Cash took his first pill in 1957

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Johnny Cash took his first pill – an amphetamine tablet called Benzedrine – in 1957. He was instantly hooked.

“It increased my energy, it sharpened my wit, it banished my shyness, it improved my timing, it turned me on like electricity flowing through a light bulb,” Cash recalled. For the next ten years, Cash was addicted to pills. “Every pill I took was an attempt to regain the wonderful, natural feeling of euphoria I experienced the first time. Not a single one of them, not even one among many thousands that slowly tore me away from my family and my God and myself, ever worked. It was never as great as the first time, no matter how hard I tried to make it so.” And Cash tried hard to make it so.

         The damage that it did him was all that the movie Walk the Line showed and even more. At one point, Cash decided that he couldn’t stand to live with it anymore. In his autobiography, Cash explained what happened:

         I just went on and on. I was taking amphetamines by the handful, literally, and barbiturates by the handful too, not to sleep but just to stop the shaking from the amphetamines. I was canceling shows and recording dates, and when I did manage to show up, I couldn’t sing because my throat was too dried out from the pills. My weight was down to 155 pounds on a six-foot, one-and-a-half-inch frame. I was in and out of jails, hospitals, car wrecks. I was scraping the filthy bottom of the barrel of life.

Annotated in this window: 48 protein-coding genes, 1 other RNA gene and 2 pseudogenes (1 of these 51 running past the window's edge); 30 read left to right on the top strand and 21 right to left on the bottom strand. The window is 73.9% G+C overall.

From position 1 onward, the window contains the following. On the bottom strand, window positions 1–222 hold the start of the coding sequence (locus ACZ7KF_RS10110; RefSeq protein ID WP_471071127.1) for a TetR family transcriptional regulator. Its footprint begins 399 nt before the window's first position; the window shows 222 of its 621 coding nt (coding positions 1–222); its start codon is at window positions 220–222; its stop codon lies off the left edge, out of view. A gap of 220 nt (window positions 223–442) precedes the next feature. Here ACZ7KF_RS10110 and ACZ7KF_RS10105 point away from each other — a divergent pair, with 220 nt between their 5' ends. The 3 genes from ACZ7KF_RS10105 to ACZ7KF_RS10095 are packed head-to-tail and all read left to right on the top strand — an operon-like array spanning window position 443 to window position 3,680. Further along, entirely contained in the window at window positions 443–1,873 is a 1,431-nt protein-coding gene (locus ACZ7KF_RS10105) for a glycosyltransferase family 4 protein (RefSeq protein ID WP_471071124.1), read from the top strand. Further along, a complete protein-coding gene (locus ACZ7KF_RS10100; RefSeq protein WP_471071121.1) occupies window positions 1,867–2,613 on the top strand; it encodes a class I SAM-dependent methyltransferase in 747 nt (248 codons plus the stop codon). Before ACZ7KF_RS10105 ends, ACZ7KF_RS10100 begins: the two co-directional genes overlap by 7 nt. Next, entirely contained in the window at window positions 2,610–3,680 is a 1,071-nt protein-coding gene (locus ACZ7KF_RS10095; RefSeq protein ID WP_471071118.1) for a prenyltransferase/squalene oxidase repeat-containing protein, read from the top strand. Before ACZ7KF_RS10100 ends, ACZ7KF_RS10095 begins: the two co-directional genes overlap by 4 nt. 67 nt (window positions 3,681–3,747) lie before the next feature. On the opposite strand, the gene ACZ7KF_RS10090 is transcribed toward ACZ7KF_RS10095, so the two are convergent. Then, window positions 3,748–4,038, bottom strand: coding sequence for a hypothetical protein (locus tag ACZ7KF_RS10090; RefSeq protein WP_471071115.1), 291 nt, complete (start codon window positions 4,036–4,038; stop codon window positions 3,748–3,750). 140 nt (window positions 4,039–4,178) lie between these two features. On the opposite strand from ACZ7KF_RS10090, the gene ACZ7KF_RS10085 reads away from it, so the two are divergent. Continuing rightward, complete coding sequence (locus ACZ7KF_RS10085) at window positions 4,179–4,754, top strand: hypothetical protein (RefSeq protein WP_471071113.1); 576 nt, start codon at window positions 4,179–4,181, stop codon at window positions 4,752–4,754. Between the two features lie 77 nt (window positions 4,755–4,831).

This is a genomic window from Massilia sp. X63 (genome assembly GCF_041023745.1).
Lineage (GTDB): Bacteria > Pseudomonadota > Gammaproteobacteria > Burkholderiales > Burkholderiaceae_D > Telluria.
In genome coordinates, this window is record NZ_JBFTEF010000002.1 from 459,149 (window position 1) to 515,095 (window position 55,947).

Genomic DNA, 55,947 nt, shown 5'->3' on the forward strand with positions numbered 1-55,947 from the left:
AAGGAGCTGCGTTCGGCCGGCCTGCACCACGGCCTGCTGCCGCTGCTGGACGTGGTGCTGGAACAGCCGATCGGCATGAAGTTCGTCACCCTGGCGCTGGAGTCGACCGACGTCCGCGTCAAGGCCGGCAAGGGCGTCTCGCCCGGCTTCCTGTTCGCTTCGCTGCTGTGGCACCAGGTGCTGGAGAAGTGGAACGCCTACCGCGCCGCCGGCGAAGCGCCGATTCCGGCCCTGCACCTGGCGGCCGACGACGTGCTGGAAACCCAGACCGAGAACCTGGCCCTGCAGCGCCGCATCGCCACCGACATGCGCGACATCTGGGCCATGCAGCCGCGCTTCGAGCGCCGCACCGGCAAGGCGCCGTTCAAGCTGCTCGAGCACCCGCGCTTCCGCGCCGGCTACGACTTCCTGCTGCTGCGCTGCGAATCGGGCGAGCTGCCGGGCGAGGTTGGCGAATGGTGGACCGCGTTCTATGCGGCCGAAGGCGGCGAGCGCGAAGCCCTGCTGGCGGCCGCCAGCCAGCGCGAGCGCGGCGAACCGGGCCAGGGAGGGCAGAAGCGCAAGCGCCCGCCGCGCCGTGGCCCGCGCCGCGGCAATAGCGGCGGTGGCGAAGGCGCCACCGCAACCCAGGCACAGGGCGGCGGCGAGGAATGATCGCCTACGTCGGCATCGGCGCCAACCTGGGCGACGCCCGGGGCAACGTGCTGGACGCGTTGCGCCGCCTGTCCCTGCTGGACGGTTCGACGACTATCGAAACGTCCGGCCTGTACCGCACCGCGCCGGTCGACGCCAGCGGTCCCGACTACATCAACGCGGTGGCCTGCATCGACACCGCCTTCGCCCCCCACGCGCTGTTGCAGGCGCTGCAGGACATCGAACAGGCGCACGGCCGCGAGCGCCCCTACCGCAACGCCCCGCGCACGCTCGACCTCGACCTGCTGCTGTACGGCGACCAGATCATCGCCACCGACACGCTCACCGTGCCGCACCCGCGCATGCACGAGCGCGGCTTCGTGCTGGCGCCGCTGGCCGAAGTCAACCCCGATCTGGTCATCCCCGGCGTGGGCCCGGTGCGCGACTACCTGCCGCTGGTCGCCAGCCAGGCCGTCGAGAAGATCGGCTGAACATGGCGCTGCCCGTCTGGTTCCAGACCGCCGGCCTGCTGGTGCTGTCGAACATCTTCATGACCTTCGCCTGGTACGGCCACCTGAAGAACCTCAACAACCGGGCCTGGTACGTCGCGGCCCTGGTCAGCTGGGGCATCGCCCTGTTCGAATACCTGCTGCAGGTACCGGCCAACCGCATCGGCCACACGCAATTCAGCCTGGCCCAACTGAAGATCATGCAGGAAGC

Having lost all hope, Cash traveled to Tennessee to Nickajack Cave, a series of deep caves he had visited before, where spelunkers and explorers had sometimes lost their way and died failing to find a way out.  Cash intended to share their fate. He parked his Jeep, went in, and crawled for hours – until the batteries in his flashlight gave out. Then he lay down in the dark to die.

         Cash said in the dark he experienced an encounter with God, and he realized his life was not his own to throw away. With newfound hope, he decided to start crawling in the dark. Miraculously he found his way out. And when he emerged blinking in the sunlight, he was dumbfounded and confused to find his mother and June Carter waiting for him. “I knew there was something wrong. I had to come and find you,” his mother told him. She had traveled all the way from California.

Relationships; Addiction; Hopelessness; Suicide

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